class Record
Basic File          {
Operations                     private:
Formatted I/O                                 char code[5], name[15], address[20];
                                              int pay;
Character &                     public:
Line I/O                                      void showData()
Binary I/O                                    {
                                                         cout<<code<<", "<<name<<", “
Writing & Reading                                                   <<address<<", "<<pay<<endl;
Objects                                       }
                    };
Random Access       void main()
Files               {
                               Record record;
                               ifstream fromFile("emp1.dat", ios::in | ios::binary);
                               if(!fromFile)
                               {
                                          cerr << "File opening error" <<endl; exit(1);
                               }
                               while(!fromFile.eof())
                               {
                                          fromFile.read((char*)&record, sizeof(record));
                                          record.showData();
                               }
                               fromFile.close();
                    }
  Random Access Files
Introduction        Random Access Mechanism
Data Hierarchy       • Another way to access records randomly is called Random Access, also known
Streams & Types        as instant access or quick access.
of Streams           • The required record or data can be accessed directly, if exists, without having
Basic File
Operations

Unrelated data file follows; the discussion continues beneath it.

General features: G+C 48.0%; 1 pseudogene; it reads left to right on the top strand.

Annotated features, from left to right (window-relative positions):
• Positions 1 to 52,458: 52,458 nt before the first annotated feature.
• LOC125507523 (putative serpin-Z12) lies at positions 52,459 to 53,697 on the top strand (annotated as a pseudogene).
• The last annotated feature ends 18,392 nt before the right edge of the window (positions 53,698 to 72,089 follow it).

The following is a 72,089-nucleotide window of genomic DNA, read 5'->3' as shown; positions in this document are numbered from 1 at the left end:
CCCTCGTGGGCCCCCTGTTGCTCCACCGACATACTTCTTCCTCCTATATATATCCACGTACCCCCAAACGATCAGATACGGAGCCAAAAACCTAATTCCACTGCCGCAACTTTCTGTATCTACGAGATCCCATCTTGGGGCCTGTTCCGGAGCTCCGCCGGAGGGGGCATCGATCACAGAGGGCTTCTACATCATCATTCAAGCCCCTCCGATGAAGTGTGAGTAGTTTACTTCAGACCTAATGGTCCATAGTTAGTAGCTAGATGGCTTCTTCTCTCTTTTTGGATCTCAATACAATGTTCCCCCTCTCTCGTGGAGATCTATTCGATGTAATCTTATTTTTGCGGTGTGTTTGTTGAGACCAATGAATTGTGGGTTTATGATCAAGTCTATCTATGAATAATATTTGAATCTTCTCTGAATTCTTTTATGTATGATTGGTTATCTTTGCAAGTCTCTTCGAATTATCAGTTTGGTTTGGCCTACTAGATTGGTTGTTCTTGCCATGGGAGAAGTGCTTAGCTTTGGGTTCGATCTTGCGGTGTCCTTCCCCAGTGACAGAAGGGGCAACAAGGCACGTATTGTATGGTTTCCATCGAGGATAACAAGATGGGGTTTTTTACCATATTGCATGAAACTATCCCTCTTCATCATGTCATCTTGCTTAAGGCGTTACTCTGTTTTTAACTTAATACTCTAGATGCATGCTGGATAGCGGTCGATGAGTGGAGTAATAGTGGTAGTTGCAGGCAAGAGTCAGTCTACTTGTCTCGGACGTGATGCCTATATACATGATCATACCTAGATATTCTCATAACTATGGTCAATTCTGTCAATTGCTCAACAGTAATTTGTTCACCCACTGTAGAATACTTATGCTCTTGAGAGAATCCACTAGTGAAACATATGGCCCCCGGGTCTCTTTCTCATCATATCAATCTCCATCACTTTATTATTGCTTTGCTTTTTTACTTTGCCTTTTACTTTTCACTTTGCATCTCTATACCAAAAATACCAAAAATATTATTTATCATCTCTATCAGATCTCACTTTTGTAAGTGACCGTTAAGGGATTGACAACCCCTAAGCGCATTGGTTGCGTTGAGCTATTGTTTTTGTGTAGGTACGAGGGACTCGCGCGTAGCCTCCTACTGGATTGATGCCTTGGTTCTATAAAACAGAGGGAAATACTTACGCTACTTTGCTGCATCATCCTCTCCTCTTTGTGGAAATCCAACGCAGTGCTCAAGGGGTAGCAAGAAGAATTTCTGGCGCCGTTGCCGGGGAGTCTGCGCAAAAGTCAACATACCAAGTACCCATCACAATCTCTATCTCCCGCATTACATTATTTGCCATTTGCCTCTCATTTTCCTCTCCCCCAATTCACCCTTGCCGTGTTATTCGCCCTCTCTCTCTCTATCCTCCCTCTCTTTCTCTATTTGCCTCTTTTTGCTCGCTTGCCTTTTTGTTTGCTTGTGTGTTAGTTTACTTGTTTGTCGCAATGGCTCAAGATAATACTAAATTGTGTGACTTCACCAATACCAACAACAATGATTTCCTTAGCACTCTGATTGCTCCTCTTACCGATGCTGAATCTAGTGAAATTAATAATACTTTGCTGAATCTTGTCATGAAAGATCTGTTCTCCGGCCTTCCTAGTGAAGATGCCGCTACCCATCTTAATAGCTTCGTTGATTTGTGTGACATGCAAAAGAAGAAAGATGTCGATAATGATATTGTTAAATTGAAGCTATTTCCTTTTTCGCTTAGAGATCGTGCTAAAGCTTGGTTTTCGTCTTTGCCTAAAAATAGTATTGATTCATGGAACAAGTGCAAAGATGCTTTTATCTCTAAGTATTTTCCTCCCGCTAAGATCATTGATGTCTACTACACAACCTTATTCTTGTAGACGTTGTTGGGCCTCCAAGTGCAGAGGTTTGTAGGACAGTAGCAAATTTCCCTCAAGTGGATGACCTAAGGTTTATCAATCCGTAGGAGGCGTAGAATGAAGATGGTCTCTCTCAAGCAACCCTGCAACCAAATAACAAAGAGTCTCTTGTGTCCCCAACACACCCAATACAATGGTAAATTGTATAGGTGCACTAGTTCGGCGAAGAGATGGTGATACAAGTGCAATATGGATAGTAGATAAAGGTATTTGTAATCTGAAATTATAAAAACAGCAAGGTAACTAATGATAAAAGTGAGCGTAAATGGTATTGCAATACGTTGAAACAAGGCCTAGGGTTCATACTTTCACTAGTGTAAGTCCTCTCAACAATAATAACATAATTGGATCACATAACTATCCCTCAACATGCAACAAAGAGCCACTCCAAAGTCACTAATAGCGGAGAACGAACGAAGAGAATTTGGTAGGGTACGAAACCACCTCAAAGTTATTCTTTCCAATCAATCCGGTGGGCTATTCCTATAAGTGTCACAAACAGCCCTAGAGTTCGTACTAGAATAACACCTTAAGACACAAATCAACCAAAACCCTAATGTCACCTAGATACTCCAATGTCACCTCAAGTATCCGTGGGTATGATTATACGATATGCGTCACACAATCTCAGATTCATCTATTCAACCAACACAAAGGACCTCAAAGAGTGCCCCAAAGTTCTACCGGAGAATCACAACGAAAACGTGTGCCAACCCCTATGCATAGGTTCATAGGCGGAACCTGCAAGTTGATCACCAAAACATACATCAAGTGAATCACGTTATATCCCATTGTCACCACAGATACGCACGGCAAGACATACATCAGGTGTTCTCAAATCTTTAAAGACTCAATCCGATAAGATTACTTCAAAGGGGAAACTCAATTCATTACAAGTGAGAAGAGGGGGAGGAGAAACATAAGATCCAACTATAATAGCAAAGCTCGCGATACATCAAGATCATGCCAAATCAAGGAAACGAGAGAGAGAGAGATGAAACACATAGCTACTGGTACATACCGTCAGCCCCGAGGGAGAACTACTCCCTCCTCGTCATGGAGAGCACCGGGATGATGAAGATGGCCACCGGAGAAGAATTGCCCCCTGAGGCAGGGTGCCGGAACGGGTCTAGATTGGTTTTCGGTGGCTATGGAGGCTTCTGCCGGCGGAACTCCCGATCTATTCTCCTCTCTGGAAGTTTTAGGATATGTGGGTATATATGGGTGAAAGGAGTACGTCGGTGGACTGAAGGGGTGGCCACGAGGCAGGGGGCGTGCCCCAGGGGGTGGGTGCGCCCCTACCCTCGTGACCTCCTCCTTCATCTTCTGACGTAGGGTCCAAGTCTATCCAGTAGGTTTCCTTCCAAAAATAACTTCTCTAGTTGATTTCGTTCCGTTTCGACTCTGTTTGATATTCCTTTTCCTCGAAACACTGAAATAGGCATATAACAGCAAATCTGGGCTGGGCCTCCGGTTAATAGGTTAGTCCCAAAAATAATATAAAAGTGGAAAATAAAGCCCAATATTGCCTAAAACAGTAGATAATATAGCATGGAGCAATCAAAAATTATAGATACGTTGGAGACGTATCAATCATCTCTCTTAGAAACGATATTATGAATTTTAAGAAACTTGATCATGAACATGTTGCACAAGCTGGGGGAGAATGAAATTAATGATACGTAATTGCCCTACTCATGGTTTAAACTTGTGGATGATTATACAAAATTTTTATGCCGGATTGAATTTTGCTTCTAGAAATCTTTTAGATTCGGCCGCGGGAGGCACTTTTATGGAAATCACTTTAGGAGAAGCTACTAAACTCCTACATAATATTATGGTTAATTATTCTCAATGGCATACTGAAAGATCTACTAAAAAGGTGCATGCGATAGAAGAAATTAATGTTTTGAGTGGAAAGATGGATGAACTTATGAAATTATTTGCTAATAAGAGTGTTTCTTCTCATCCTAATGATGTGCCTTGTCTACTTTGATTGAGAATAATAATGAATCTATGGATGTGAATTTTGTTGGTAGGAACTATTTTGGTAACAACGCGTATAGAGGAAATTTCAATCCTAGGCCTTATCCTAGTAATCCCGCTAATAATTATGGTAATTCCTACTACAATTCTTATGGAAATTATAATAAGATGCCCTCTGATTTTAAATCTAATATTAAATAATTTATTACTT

access the preceding records.
Formatted I/O        • Records in binary I/O are stored with fixed length i.e. one integer takes only 2
Character &            bytes etc…
Line I/O             • Each record (object) takes same number of bytes in the memory.
Binary I/O           • So, it helps the user to move to a particular location in the file to access a
Writing & Reading
Objects
                       particular record.
Random Access
Files                • Suppose – an object can store marks (in Integer) of six subject of a student.
                     • So the memory required to store an object is (# of Subjects) * 2 byte = 12 bytes
                       per object
  File Pointers
Introduction        File Pointer
Data Hierarchy        • A file pointer is used to access the record or information in files.
Streams & Types       • Each file object (ifstream, ofstream or fstream) has two file pointers.
of Streams                  1.   get pointer – associated with ifstream
Basic File                       The get pointer indicates the byte number in the file from where the next input will
Operations                       occur.